Net Neutrality: Background and Issues
This research note provides a definition, background information and discusses the key issues of net neutrality.
As congressional policymakers continue to debate telecommunications reform, a major point of contention is the question of whether action is needed to ensure unfettered access to the Internet.
The move to place restrictions on the owners of the networks that compose and provide access to the Internet, to ensure equal access and non-discriminatory treatment, is referred to as “net neutrality.” There is no single accepted definition of “net neutrality.” However, most agree that any such definition should include the general principles that owners of the networks that compose and provide access to the Internet should not control how consumers lawfully use that network; and should not be able to discriminate against content provider access to that network.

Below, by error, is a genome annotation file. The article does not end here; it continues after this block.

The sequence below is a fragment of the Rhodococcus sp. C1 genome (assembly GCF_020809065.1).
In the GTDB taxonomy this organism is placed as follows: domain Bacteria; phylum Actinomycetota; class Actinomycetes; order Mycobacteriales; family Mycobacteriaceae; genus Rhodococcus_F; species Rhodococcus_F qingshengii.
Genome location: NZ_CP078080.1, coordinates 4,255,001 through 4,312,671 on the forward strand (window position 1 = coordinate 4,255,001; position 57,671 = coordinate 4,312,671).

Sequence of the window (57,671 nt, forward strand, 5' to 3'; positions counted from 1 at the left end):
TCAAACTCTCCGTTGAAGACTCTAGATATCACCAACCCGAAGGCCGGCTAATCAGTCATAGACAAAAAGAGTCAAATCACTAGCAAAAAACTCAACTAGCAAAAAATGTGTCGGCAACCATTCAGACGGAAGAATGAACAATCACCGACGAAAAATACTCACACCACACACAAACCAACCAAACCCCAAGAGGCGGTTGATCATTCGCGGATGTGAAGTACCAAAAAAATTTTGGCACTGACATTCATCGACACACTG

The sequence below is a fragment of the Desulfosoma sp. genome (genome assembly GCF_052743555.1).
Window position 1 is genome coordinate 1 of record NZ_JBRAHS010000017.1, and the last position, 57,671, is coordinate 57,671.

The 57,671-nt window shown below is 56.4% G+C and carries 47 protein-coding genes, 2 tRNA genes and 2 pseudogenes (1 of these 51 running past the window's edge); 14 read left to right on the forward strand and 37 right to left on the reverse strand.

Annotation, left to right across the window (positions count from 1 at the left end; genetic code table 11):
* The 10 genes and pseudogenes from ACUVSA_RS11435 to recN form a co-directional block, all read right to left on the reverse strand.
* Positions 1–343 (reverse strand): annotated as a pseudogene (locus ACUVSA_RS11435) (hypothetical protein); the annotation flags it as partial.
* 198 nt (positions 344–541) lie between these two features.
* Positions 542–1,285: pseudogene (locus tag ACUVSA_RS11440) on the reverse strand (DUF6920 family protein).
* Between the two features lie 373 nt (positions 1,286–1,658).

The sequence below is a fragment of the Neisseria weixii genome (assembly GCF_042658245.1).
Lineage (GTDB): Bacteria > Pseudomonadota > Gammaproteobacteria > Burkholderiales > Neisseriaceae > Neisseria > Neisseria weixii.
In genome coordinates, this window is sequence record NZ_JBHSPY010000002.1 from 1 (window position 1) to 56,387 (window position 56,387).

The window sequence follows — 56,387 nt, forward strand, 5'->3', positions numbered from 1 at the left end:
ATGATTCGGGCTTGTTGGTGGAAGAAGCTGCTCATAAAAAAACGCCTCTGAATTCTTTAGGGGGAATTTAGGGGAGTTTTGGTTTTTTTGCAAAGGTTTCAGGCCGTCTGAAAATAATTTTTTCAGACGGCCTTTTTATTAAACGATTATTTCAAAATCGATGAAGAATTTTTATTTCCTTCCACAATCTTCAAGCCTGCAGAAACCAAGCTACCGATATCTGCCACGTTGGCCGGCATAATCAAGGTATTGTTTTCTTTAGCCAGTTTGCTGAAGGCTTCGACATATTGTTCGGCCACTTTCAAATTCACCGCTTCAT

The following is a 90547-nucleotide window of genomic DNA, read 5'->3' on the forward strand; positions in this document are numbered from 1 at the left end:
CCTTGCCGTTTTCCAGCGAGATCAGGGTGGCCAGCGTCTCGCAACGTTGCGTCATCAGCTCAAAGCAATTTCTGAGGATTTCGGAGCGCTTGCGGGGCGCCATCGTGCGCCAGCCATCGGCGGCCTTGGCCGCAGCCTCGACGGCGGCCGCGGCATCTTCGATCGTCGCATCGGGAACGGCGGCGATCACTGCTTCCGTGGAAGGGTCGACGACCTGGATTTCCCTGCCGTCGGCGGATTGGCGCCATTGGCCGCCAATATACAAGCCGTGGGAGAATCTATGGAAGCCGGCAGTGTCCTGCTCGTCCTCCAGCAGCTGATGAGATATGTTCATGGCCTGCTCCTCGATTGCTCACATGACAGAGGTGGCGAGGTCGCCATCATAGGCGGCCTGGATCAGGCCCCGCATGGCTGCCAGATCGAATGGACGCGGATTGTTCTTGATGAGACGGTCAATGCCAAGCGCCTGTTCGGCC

Concern over whether it is necessary to take steps to ensure access to the Internet for content, services, and applications providers, as well as consumers, and if so, what these should be, is a major focus in the debate over telecommunications reform.
Some policymakers contend that more specific regulatory guidelines may be necessary to protect the marketplace from potential abuses which could threaten the net neutrality concept. Others contend that existing laws and FCC policies are sufficient to deal with potential anti-competitive behavior and that such regulations would have negative effects on the expansion and future development of the Internet. While a consensus on this issue has not yet formed, the 110th Congress continues to address the debate over net neutrality largely within the broader issue of telecommunications reform.
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Posted on 12/14/2010 by